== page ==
Terminally-ill patients face over 90-minute waits for ambulances in West Herts

According to NHS targets ALL '˜end of life' patients requiring non-emergency transport should be collected within an hour and a half.

Thursday, 22nd November 2018, 11:12 am
Updated Thursday, 22nd November 2018, 12:17 pm

But data shows that in the first eight months of 2018, just 64 per cent of patients in the area were collected within the target time.

And that means one in three are having to wait more than 90 minutes to be collected.

The data – presented last week to a meeting of the Herts Valleys Clinical Commissioning Group board which oversees local healthcare – also shows that just 58 per cent of those ‘end of life’ patients were collected within the hour. The NHS target is 95 per cent.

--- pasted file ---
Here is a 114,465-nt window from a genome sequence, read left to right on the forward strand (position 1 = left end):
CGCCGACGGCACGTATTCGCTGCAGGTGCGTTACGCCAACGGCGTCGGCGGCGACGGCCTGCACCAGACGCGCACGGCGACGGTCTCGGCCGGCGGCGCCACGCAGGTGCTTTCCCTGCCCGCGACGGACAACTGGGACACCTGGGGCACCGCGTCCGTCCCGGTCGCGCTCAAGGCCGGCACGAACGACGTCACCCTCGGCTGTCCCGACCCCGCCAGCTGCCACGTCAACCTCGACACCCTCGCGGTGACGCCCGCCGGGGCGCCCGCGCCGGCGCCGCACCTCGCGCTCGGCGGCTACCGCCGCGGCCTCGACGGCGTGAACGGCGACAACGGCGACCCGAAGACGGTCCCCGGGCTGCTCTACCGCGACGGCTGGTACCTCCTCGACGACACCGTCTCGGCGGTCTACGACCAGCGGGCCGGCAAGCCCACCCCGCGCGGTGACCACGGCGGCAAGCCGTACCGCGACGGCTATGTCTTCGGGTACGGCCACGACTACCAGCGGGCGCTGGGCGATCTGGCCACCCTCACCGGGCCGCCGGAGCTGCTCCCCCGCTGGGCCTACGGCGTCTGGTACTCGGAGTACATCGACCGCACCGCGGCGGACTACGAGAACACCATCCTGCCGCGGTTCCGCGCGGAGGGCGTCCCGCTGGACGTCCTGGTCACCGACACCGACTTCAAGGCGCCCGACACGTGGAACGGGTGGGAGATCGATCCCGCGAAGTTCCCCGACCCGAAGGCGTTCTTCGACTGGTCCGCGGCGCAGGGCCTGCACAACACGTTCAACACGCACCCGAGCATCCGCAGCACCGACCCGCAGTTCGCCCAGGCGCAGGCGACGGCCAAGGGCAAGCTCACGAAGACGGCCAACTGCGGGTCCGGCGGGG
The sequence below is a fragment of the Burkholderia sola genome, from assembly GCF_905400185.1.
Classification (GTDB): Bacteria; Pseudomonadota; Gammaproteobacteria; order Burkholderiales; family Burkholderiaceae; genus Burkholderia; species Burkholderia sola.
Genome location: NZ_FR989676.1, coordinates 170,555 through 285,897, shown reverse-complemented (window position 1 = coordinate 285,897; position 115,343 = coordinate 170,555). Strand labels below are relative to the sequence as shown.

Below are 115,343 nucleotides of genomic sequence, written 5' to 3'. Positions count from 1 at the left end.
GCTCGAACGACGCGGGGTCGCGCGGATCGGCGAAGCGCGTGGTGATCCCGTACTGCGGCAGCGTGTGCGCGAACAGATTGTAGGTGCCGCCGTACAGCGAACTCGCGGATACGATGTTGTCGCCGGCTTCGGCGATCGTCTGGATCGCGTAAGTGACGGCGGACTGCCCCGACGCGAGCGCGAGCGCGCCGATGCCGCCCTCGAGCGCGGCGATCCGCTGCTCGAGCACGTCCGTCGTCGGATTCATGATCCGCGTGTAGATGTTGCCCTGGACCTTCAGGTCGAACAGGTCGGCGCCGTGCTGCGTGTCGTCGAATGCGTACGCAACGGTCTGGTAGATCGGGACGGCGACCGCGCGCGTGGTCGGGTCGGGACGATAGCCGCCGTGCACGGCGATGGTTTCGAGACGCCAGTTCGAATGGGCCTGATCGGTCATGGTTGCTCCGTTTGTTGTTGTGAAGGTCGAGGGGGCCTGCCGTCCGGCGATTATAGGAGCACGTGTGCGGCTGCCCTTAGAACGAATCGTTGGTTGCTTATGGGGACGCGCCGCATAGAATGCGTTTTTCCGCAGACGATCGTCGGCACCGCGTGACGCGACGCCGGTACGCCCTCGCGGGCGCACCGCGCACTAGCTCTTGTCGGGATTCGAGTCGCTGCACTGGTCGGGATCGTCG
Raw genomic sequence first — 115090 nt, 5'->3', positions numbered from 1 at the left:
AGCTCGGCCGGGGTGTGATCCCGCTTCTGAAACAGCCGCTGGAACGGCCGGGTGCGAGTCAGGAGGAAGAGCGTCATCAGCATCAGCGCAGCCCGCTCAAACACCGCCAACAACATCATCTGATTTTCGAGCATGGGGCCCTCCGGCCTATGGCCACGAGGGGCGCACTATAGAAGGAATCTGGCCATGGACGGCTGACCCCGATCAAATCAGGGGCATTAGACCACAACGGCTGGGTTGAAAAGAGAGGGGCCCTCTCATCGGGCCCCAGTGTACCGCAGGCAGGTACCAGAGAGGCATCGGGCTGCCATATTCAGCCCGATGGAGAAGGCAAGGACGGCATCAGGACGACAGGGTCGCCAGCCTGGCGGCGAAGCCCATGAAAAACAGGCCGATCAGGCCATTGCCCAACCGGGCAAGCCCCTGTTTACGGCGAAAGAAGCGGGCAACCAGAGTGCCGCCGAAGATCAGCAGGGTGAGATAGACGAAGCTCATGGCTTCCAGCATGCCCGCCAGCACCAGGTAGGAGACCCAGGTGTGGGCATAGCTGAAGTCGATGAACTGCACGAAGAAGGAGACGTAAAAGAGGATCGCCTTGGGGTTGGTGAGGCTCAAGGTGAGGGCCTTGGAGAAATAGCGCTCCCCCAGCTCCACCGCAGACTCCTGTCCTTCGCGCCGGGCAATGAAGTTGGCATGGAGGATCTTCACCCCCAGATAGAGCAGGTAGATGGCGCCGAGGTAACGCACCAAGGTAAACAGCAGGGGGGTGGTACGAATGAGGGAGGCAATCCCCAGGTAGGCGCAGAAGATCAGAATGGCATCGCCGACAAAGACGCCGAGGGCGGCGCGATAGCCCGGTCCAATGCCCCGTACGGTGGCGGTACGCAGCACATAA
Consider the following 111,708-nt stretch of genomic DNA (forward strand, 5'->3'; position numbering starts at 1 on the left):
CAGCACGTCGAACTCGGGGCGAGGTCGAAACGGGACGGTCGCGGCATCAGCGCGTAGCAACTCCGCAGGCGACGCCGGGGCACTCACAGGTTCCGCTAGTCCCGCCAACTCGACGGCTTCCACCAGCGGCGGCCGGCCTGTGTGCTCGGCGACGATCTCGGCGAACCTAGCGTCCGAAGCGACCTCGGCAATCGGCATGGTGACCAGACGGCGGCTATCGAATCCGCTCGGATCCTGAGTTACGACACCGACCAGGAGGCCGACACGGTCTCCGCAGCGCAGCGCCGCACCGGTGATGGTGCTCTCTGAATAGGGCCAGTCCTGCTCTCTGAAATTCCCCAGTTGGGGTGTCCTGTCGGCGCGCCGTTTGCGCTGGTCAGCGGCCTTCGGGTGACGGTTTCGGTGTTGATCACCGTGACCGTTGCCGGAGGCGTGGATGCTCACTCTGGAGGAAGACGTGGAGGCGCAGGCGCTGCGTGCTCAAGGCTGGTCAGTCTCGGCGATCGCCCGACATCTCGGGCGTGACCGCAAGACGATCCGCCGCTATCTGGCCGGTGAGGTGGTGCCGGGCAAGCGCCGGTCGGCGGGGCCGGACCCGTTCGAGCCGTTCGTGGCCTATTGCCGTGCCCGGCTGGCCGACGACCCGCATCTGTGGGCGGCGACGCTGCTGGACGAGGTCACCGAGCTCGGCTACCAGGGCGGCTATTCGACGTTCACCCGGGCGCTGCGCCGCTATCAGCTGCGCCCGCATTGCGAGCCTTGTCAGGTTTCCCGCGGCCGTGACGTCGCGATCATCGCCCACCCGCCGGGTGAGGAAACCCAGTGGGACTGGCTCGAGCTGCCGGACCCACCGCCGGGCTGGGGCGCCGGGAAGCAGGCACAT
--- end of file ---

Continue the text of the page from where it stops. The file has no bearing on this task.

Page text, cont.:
The time taken to collect these patients does not include a 60-minute notice period.

According to the report the East of England Ambulance Service (EEAST) has not met its non-emergency transport targets, since it took over the service in January – with the exception of call answering targets.

So far this year just 76 per cent of  other ‘patients’ have been collected within an hour of their planned pick-up time – compared to a national target of 95 per cent.

And that means one in four of those patients – including day cases, transfers, preplanned discharges and renal dialysis patients – have had to wait more than an hour.

An EEAST spokesman said: “The East of England Ambulance Service have stepped in to run this contract following the liquidation of the private provider Private Ambulance Service Ltd.

“We continue to actively recruit staff  to this contract and work closely with all partners to build and provide excellence for patients.

“We are currently working closely with the clinical commissioning group to continue to improve this situation. We welcome applications for staff who want to provide care to patients in this area.”

According to the report, CCG staff are in daily contact with ambulance bosses, and there have been meetings between the trust and CCG chief executive Kathryn Magson about the financial pressures, quality, recruitment and retention.